Old-Fashioned Hot Water Cornbread Recipe

If you are a cornbread fan and want to try your hand at a version with a twist, read on to learn how to make old-fashioned hot water cornbread. Recipe developer Miriam Hahn brings us this recipe which she says is delicious and super easy to make. "The main difference," Hahn shares, "is this type of cornbread is shaped into patties and cooked on the stove instead of pouring the batter into a baking dish and cooking in the oven. The patties come out crispy on the outside and soft on the inside." You can serve the cornbread patties with butter and honey as a side dish, or use them to soak up sauces in a dish like this Texas red chili.

So, you might be wondering where the boiling water comes in? You use it when mixing the cornmeal to make your batter. This technique softens the cornmeal and gives the dough a good consistency for forming into patties. It's a unique but truly easy way to make perfect cornbread — so let's get right into it!

Gather the ingredients for hot water cornbread

As the title tells us we are going to need some hot water and along with that, there are only a few other ingredients. You'll need cornmeal, sugar, salt, and oil. We love a good recipe using pantry staples!

Make the dough

The first step is to boil some water. "I like to use an electric tea kettle because it heats up water super fast, but the microwave is another quick option," Hahn tells us. Then grab a large bowl and combine the water with the cornmeal, sugar, and salt. Stir with a whisk or wooden spoon until you have a thick dough.

Shape the dough

The next step is to shape the dough into patties. This batch will make eight patties that measure 3-inches in diameter. As you form each one, place them on a surface lined with parchment paper so they don't stick. They can also break apart pretty easily, so Hahn advises that placing them in a single layer is the best method for making sure they hold together.

Fry the patties and serve

The final step in this quick cornbread recipe is to fry them. Take out a large cast-iron or stainless steel frying pan. Add the oil and turn the heat to high. Give the pan about 5 solid minutes to heat up or if you have a food thermometer, you can test the oil temperature — when it has reached 350 F, you are ready to fry up the patties.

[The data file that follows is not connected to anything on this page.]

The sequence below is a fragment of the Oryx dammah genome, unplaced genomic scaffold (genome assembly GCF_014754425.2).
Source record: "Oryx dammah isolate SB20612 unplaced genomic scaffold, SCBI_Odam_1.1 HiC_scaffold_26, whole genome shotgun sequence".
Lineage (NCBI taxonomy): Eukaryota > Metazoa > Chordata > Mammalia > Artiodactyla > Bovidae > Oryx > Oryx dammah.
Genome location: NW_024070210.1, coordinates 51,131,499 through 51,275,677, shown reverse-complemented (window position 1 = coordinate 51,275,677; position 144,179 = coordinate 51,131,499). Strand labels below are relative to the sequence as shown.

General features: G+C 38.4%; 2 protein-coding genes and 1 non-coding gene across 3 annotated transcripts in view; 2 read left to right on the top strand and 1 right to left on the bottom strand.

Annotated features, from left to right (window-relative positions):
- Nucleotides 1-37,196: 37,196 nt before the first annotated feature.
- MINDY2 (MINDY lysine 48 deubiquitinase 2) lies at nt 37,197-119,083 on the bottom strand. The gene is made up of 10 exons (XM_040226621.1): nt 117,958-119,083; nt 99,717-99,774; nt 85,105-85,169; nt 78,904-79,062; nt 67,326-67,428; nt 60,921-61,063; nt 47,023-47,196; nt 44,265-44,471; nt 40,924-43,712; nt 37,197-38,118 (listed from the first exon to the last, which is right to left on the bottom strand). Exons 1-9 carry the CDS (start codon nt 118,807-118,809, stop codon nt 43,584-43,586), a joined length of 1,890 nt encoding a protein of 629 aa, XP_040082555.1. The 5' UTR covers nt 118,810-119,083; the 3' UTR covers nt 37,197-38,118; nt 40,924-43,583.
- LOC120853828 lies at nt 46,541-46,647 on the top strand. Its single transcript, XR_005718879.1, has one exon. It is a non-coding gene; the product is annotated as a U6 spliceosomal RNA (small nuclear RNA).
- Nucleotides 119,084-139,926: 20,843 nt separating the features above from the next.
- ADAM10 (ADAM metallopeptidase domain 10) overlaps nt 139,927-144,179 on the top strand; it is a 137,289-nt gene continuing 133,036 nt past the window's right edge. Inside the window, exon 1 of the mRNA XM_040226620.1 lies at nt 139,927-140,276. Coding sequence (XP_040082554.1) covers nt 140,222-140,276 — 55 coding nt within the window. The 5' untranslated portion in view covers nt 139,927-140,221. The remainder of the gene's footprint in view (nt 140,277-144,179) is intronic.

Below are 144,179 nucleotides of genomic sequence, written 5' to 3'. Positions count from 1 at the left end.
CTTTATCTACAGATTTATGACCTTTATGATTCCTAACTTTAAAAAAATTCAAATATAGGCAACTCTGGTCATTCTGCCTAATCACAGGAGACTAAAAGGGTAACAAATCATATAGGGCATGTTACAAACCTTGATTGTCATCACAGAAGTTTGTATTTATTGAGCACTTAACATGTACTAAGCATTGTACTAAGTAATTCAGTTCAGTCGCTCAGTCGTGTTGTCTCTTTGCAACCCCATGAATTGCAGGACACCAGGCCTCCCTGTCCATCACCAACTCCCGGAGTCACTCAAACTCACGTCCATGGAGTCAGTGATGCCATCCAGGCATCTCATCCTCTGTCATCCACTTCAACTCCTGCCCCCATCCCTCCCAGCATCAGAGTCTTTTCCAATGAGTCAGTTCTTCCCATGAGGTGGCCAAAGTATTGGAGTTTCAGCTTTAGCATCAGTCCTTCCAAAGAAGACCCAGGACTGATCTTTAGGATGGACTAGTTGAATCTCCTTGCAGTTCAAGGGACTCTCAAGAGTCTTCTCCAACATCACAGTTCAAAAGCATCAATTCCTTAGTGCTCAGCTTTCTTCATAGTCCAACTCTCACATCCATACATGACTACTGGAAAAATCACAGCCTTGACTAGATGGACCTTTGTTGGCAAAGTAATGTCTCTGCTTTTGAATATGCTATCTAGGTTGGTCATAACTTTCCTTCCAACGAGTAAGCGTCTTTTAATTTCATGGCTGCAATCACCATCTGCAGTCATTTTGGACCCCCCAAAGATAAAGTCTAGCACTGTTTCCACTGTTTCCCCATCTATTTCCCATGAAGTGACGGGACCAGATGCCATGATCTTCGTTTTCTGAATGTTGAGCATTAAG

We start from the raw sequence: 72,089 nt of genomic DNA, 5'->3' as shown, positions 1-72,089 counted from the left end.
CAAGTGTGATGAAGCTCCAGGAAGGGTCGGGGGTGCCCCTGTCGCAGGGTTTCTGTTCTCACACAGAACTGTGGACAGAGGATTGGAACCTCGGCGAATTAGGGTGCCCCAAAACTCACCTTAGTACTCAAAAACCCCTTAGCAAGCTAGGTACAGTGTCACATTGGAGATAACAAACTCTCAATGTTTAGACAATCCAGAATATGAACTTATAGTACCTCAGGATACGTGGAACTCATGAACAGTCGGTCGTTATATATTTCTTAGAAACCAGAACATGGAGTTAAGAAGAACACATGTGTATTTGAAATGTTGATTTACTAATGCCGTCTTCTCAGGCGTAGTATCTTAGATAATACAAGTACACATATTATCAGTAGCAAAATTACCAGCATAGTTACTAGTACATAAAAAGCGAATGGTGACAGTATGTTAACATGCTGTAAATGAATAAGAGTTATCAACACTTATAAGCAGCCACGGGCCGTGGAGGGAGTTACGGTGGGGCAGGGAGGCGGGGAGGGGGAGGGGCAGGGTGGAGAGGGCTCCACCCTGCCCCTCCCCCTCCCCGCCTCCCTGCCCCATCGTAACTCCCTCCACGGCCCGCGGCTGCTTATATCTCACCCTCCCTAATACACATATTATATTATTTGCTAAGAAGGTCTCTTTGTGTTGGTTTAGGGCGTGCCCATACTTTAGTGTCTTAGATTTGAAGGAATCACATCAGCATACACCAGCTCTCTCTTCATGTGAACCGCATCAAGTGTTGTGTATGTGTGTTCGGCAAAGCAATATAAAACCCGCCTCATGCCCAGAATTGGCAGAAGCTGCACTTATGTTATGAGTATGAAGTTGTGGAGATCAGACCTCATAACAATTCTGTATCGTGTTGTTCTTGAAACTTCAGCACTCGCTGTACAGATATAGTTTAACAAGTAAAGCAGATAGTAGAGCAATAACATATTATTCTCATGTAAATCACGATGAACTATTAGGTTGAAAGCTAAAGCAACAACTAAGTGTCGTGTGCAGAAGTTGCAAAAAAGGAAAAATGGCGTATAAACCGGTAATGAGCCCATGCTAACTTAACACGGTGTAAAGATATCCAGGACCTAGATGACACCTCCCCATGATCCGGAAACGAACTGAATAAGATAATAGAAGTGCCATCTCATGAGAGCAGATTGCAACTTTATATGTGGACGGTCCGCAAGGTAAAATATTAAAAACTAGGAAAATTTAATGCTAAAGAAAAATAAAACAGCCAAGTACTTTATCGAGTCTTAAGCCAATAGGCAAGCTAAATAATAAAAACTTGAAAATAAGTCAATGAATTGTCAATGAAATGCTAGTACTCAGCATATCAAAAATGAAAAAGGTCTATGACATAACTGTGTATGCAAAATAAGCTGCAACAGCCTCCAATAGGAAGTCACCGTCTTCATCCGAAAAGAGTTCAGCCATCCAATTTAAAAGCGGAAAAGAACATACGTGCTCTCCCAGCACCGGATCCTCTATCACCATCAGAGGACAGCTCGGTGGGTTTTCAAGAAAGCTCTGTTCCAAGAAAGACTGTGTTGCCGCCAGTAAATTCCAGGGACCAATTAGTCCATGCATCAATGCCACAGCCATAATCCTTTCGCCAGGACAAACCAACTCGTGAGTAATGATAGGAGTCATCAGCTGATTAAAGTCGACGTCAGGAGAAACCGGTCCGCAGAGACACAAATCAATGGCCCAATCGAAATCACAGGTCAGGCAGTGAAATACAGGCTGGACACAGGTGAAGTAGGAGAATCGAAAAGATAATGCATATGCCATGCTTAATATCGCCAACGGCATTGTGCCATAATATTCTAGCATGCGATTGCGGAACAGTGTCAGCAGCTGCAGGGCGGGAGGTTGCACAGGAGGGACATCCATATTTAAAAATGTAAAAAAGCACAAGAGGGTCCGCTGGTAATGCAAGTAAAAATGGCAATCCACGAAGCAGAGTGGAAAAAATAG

Drop four of the patties into the oil and set your timer for 2 minutes. Then carefully flip them over and cook 2 more minutes. Remove them from the hot oil and place them on a surface lined with paper towels. Repeat with the remaining patties, then your hot-water cornbread is ready to serve nice and steamy. Store leftovers in the fridge in a sealed container for a couple of days and reheat in the oven or air-fryer.

Old-Fashioned Hot Water Cornbread Recipe
5 from 74 ratings
This old-fashioned hot water cornbread comes together quickly and easily, and you don't need to turn on the oven or fuss with baking.
Prep Time
Cook Time
corn bread with honey dripper
Total time: 13 minutes
  • 2 cups cornmeal
  • 2 teaspoons sugar
  • 1 teaspoon salt
  • 1 ½ cups boiling hot water
  • 1 ½ cups vegetable oil
  1. In a large bowl combine the cornmeal, sugar, and salt. Add the boiling water and stir with a whisk or wooden spoon to blend into a thick dough.
  2. Shape the dough into 8 patties about 3-inches in diameter. Place the patties in a single layer on parchment paper to keep them from sticking to each other.
  3. Put the oil in a large frying pan and heat to high for at least 5 minutes. The temperature should reach 350 F. Drop in 4 of the patties and cook in the hot oil for 2 minutes on each side until they are golden brown. Flip the patties and cook for another 2 minutes, then remove from the pan. Repeat the process with the remaining 4 cornbread patties.
  4. Serve the cornbread as desired.
Calories per Serving 347
Total Fat 28.5 g
Saturated Fat 1.9 g
Trans Fat 0.2 g
Cholesterol 0.0 mg
Total Carbohydrates 21.5 g
Dietary Fiber 1.0 g
Total Sugars 1.1 g
Sodium 196.5 mg
Protein 1.9 g
The information shown is Edamam’s estimate based on available ingredients and preparation. It should not be considered a substitute for a professional nutritionist’s advice.
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